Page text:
If you’re the owner of a rental property, management fees are probably one of your biggest ongoing costs. But, are you getting good value for money from your real estate property manager?
While many investors report having issues with their property management company, statistics show that the vast majority (approximately 80%) do nothing about it. As a result, they continue to receive poor service, as the situation rarely improves without a major shake-up.
When it comes to property management, Sydney investors are spoilt for choice with most real estate agencies offering some services for landlords. However, with quantity comes varying quality – for every great property manager, there’s one who lack commitment and attention to detail. This can create a range of issues, causing stress and eating up your precious time, as you manage your property manager.
Why do investors change their real estate property manager?
While the exact reason an investor is unhappy with their property manager many vary, the core of the issue is usually the same – they are not receiving the service they expect. This could be due to:
- Changes in agency staff: Property management usually has the highest turnover of any part of a real estate agency. These constant changes make it hard for an investor to build trust and rapport with their real estate property manager and increase the chance of things “falling through the cracks” – like outstanding repairs and maintenance.
- Lack of experience: As rental commissions are lower than sales commissions, agencies often assign junior staff to property management – without any support from the owners of the business or senior property management staff. As a result, they may not have the maturity or professionalism to anticipate and manage tenant issues.
- Poor selection of tenants: Many agencies leave tenant screening and selection to junior staff or have targets for the number of properties that need to be leased each month. This increases the risk of rentals being offered to unsuitable tenants which, in turn, increases the risk of serious issues – like property damage and regular late rent payments.
- High tenant turnover: Generally speaking, the longer a tenant stays in your property, the more profitable your investment. This is because, every time a tenant moves out, you miss out on rental income and will have costs associated with finding new tenants. Being unable to keep a tenant is also often a sign that your rent is likely too high for the market.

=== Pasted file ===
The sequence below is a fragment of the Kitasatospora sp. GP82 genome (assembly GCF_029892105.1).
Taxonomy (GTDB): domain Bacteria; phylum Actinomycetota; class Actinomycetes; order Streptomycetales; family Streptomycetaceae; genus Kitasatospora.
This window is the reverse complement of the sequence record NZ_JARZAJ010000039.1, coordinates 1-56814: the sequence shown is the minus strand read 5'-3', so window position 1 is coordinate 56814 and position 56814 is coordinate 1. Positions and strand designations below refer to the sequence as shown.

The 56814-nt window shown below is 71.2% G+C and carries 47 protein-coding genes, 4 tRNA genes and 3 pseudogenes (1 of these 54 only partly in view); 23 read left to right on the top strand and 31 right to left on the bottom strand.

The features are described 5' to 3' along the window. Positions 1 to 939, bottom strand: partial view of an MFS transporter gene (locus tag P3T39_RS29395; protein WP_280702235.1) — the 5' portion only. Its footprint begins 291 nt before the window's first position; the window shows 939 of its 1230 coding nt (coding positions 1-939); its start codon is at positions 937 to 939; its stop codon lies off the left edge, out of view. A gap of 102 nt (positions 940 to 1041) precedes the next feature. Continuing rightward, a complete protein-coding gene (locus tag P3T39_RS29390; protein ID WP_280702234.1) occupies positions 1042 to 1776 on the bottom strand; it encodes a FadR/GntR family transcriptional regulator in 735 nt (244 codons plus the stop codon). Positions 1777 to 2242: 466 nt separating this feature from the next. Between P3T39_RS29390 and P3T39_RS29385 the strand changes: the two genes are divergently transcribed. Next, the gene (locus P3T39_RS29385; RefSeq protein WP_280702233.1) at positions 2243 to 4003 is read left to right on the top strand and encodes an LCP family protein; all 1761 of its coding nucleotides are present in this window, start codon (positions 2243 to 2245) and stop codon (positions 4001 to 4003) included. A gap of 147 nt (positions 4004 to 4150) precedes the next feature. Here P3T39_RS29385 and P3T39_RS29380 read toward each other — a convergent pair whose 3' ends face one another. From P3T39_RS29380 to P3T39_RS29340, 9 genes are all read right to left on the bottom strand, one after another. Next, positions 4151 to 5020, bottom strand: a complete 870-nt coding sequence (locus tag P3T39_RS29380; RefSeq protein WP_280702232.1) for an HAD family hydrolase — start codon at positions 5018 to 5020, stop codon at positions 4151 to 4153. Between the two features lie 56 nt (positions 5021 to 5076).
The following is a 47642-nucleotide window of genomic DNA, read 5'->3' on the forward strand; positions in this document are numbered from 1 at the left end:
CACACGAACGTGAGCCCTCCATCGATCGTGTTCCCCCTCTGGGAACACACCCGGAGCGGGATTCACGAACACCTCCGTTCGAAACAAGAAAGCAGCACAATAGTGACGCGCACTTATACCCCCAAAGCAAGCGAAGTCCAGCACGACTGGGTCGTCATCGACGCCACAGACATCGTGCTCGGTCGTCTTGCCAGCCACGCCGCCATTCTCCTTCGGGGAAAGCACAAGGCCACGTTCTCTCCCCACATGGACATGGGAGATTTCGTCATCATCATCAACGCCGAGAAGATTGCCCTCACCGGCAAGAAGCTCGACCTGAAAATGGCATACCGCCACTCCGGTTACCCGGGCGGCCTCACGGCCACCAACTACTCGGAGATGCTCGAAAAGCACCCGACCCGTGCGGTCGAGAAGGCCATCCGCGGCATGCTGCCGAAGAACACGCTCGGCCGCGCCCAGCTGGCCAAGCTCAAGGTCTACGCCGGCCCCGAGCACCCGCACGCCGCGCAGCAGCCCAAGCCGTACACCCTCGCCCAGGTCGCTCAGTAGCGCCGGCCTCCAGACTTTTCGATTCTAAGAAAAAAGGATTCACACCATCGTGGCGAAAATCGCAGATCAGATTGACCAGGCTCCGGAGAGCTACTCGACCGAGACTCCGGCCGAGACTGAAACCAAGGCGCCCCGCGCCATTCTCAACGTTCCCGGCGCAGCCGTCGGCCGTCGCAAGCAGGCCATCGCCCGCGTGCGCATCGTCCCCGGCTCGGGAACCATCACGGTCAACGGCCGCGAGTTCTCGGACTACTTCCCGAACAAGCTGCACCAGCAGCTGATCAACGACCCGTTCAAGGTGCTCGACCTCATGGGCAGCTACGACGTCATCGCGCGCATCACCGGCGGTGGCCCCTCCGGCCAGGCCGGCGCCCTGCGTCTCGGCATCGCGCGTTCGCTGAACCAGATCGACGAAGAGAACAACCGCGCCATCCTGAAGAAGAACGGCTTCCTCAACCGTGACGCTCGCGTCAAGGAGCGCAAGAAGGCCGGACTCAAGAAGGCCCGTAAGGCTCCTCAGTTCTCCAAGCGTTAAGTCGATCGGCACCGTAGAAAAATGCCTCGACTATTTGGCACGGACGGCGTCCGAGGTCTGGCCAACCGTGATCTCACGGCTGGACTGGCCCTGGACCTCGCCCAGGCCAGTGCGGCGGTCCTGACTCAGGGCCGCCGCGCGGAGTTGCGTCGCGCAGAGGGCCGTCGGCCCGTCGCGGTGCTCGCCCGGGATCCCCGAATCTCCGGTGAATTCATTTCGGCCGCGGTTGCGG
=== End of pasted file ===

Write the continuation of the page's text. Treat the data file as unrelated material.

- Not acting in the owner’s best interests: A good property manager should help a landlord get the most out of their investment. Ensuring the trade people they are using are reasonably priced and do a good job, advising if they should consider landlord insurance, ensuring leases don’t expire during had to lease months; are all signs that a property manager is not committed to the success of their landlords.
In our experience, regardless of the reason why, once a landlord is unhappy with the service they are receiving, changing property managers is the only effective solution.
I want to change property manager – what do I need to do?
If you’re considering changing your property manager, it’s worthwhile discussing your issues with the Head of Property Management or Principal at your current agency. This will give them a chance to respond to your feedback and put a plan in to place to address your concerns. However, if this doesn’t result in a noticeable improvement in the service you receive, it’s definitely time to move on.
The good news is that, once you’ve decided you need to change, making the move is fairly easy. In fact, your new property manager should do most of the work for you!
With that in mind, the first thing you should do is find a new property management company. We recommend interviewing any new property manager you’re considering engaging and discussing your issues with your current property manager with them. This will help you get a sense of how they work and whether they’re a good fit for you and your investments.
You will also need to check your management agreement with your current agency to confirm your notice period. While the standard is 90 days, some agencies will offer a 30 or 60 day termination notice period in their contracts. This long notice period is a way that real estate agents try to get you to stay for as long as possible and make it hard to move. Aim to negotiate the period to 30 days.
After that, all you need to do is notify, in writing (email or letter), your current property manager of your intention to terminate their management agreement. You should also provide your new property manager with a copy of this notification, as they will manage the rest of the transfer process for you – including contacting the tenant and updating their payment arrangements.